August 11, 2015
August 14, 2015
Division H Interstellar Matter and Local Universe
NOTE: exact dates to be announced later
Co-Chairs of SOC:
Corinne Charbonnel (Geneva Observatory)
Antonella Nota (STScI)
- Origin of giant molecular clouds
- Physics of massive star cluster formation and its dependence on the environment
- Initial mass function of star clusters
- Dynamical and chemical evolution of massive star clusters - Interplay and feedback between ISM, stars, and cluster dynamics
- Star cluster destruction: infant mortality rates, early destruction, tidal stripping
- Star formation hierarchy (clustered and triggered star formation) and multiple stellar generations in massive star clusters
- Stellar populations and time evolution of their characteristics in massive star clusters
- Contribution to the stellar content of galaxies and their substructures, and tracers of remnant star clusters in galaxies
- Theoretical simulations of the dynamics of massive star clusters, recent code developments and hardware issue
- Observational challenges with present and future ground-based telescopes and space missions
Massive star clusters deserve special attention because they are one of the few bridges that connect the interstellar medium, star formation and evolution, mass and energy feedback to evolution of galaxies, and cosmology. These systems are ideal laboratories to probe very localized processes within interstellar gas clouds as well as large-scale dynamics of interstellar matter in interplay with the formation, evolution, and death of stars. Populous clusters are the key sites of high-mass star formation (i.e., the high-mass end of the IMF). They host large numbers of compact and exotic objects that form preferentially in dense environments, and they are fundamental benchmarks to study stellar physics and evolution and to explore dynamics in dense systems. They hold clues to how star formation and evolution as well as chemical and dynamical evolution of stellar systems influence each other and vary from one environment to another, from the present to the early Universe. They are the witnesses of the formation, assembly, and evolution of galaxies and of their substructures across time. They play a role in hierarchical cosmology as well as in the reionization of the intergalactic medium. These very complex systems are a prime example of astronomical objects currently being studied in every wavelength region, from radio to x-rays (and even gamma rays), and are also relevant for gravitational wave detectors.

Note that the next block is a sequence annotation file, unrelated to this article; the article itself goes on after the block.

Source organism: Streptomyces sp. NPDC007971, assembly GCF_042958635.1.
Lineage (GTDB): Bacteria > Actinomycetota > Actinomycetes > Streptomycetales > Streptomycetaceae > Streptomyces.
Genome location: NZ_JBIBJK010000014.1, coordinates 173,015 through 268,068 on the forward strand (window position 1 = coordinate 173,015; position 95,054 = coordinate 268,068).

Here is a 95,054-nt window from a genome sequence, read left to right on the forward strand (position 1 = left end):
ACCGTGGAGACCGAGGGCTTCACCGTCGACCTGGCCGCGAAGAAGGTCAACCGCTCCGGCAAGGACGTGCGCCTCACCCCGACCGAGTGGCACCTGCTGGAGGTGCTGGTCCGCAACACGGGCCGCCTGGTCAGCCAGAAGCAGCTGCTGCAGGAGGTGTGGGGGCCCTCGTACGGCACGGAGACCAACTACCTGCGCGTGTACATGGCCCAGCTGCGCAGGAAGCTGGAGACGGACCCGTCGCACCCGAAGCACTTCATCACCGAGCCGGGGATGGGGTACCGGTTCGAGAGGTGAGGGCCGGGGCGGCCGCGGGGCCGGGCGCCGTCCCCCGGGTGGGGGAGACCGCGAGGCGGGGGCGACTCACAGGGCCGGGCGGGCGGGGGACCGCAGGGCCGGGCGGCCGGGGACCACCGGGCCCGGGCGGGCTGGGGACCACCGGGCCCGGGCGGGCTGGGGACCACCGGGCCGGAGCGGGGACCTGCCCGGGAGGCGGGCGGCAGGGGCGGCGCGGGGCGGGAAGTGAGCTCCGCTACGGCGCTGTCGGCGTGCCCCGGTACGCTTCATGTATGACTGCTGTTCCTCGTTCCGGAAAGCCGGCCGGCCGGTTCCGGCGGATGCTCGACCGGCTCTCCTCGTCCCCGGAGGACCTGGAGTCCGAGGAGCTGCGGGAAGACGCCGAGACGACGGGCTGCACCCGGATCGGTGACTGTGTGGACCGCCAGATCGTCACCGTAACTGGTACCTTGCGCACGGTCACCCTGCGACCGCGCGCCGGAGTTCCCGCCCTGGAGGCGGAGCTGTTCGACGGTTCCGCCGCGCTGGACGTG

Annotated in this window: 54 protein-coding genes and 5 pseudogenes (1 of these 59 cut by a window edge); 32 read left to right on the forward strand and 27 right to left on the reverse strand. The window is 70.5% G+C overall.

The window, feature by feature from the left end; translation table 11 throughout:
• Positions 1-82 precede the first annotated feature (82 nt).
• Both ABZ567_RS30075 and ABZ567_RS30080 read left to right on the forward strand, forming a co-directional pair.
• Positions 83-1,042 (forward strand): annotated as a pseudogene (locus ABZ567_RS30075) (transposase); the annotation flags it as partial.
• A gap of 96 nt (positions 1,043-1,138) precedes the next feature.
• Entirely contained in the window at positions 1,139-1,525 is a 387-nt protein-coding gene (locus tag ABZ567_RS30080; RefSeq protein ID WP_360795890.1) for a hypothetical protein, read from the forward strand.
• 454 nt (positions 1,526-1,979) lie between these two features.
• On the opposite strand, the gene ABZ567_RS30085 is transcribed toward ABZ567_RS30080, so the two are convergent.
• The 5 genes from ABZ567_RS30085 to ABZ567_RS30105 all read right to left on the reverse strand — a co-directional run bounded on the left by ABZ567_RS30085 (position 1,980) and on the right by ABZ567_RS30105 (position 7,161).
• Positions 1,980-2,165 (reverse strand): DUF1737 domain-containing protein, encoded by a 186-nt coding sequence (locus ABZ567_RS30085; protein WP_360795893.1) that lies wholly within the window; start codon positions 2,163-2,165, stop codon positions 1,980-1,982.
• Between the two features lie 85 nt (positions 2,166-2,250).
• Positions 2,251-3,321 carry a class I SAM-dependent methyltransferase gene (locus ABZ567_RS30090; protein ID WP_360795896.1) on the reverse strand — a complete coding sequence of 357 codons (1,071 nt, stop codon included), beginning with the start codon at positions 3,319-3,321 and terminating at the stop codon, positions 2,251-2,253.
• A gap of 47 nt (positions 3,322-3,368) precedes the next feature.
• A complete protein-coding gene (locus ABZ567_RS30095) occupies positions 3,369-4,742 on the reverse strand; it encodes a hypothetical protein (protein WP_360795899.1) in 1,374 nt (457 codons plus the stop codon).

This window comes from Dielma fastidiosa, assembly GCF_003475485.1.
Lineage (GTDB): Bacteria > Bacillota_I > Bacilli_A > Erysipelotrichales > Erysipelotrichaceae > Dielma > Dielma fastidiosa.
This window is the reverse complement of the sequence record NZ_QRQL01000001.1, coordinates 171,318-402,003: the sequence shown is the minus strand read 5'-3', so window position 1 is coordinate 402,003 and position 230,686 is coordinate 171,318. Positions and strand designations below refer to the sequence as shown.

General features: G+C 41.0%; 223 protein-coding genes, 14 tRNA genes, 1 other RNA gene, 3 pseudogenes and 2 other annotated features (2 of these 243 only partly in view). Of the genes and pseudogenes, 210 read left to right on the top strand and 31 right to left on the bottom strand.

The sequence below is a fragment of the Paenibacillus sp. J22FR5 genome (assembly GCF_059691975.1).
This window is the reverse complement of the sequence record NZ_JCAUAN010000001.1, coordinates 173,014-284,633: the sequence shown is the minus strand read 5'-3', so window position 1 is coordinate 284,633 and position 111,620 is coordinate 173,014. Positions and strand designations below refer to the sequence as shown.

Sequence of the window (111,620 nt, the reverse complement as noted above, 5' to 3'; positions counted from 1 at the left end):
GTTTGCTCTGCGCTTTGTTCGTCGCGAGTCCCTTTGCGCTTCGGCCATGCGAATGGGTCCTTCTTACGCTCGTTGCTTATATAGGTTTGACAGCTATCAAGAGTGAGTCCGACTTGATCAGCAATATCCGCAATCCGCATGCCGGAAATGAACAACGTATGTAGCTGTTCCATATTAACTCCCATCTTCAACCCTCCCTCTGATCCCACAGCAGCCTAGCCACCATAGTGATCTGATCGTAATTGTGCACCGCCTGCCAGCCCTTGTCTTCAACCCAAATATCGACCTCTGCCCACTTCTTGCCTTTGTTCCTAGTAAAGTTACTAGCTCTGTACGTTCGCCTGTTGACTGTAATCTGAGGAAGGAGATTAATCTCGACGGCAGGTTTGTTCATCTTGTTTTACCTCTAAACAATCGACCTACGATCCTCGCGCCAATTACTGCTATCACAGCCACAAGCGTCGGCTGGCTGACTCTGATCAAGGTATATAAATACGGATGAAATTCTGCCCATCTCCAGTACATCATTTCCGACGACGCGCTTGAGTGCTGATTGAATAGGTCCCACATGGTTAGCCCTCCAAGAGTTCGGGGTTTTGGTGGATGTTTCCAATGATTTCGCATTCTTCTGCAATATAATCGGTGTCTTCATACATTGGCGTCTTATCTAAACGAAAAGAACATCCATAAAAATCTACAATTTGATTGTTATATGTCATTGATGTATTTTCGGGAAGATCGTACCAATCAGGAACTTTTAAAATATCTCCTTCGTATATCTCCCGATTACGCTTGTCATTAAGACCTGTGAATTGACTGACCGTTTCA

IAU Conferences on related topics were held in 2009 at the GA in Rio (IAU Symposium 266 “Star Clusters – Basic Galactic Building Blocks Throughout Time and Space”) and in 2012 at the GA in Beijing (IAU SpS 1 “Origin and Complexity of Massive Star Clusters). Other non-IAU supported meetings on star clusters were also organized over the past decade and they were all well attended, indicating that this is a field in rapid evolution and the professional community is requesting on-going discussion on this topic.
In fact, these conferences were largely motivated by the recent advances in numerical modelling, by the new stellar population synthesis models, by new indications of presence of intermediate-mass black holes, and by the breakthrough results of the high resolution observations of stellar clusters both with the HST and from the ground. For example, the discovery of multiple stellar populations in Galactic globular clusters, which is now embraced by the community at large, has totally revolutionized the classical picture of these objects and has shed a new light on massive star clusters long thought to be simple systems of coeval stars born out of homogeneous material.
This drastic paradigm shift has raised a number of fundamental questions on the physical processes that drive the formation and internal evolution of massive star clusters, on the star cluster initial mass function, and on the contribution of star clusters of various sizes and ages to the general galactic field stellar population and to the reionization of the intergalactic medium at high redshift. This has consequently led to significant investments both on the observational and theoretical sides over the past couple of years in order to understand these very complex objects in a broad astrophysical context. Most of the important issues are still at an embryonic stage and require a very wide range of expertise. Among the crucial points one can quote for example the role for the early dynamical and chemical evolution of star clusters of stellar feedback on the intracluster medium, the connection between the detected numbers of exotic objects (millisecond pulsars, cataclysmic variables) and both chemical and dynamical evolution, the combination between multiple population studies and kinematics of single stars as well as various structural parameters for star clusters, or the connection between nuclear star clusters and the globular cluster system of individual galaxies.